The Name of God

Names are important to us, of course. Ideally they make us stand out as individuals, or perhaps say something about our character or heritage. But most of us did not name ourselves.

And we did not name God. His name, by the way, is not “God.” Moses is the first to have an experience of our God’s self-revelation. Out of a “burning bush not consumed” in the desert, God introduced Himself to Moses and revealed His sacred name: “Yahweh.”

In Hebrew literature, “Yahweh” was spelled without vowels. Usually when encountered it is written “YHWH.” An unpronounceable set of consonants. A Name that was set apart as unique and holy.

“I am that I am,” is the rough English equivalent of the name of God. But in Hebrew culture, a name was synonymous with the person. The prohibitions against taking God’s name in vain; in using the name of God profanely, are rooted in this understanding that to offend the name was to offend the owner of the name.

And so we today still are to handle God’s name with care. It is not to be used “profanely” (in Latin “outside the temple”) but is to be used with great respect and reverence.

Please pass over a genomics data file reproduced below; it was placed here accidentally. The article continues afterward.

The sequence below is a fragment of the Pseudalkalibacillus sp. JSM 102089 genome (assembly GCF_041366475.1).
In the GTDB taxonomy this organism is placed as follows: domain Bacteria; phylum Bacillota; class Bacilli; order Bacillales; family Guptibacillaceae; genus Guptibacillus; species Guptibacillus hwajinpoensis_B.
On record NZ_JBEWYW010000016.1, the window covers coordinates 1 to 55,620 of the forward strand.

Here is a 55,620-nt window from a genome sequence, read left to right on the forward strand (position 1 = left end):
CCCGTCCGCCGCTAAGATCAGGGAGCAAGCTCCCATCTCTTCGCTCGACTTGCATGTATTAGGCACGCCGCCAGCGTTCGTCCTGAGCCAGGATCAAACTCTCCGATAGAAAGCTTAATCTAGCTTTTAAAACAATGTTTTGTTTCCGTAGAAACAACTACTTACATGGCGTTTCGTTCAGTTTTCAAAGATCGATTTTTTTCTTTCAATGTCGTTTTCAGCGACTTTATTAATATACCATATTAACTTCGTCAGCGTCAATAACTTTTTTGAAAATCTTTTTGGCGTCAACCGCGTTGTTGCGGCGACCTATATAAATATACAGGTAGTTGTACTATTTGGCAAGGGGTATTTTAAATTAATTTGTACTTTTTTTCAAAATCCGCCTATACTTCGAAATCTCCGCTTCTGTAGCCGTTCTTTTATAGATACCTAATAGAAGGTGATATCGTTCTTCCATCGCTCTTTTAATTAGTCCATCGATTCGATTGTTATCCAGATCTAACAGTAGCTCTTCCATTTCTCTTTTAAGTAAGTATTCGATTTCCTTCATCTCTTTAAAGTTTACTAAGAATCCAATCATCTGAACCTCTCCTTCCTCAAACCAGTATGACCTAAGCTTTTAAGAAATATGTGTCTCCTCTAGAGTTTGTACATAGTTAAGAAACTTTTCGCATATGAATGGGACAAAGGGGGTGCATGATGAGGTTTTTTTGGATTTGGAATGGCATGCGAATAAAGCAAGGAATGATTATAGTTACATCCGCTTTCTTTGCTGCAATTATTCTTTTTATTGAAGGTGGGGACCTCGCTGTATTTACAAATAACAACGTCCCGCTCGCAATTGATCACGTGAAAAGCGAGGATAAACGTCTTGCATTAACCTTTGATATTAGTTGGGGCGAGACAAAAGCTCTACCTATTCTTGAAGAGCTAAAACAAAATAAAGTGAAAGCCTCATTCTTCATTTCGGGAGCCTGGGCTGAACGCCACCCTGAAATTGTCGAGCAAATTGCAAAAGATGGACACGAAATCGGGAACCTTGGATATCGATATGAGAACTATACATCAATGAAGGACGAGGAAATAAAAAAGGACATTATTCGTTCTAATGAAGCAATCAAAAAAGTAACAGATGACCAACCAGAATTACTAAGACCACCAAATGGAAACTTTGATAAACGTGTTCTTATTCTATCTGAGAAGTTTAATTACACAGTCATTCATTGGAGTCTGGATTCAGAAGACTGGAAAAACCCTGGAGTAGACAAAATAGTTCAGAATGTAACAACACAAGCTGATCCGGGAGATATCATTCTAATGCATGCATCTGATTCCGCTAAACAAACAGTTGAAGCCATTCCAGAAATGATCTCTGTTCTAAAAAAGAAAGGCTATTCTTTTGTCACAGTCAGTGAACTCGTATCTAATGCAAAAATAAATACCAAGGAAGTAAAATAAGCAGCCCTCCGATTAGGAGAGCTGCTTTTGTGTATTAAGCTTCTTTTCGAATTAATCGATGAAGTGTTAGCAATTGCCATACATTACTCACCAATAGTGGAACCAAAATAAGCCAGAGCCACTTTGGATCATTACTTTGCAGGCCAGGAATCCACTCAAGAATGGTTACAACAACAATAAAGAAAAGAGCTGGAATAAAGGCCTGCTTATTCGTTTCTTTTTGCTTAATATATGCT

Somehow, we today have missed that memo. We hear people (no surprise) using God’s name to season profanity-laced sentences. But we sometimes even hear believers (surprise) do the same.

We must be careful how we use and invoke the name of God and even its various forms. God does listen and weigh our hearts as we do.

The amazing thing about all of this, however, is that for those who know Him… those who worship Him… those who would draw near Him… He says,

“Just call me Father.”


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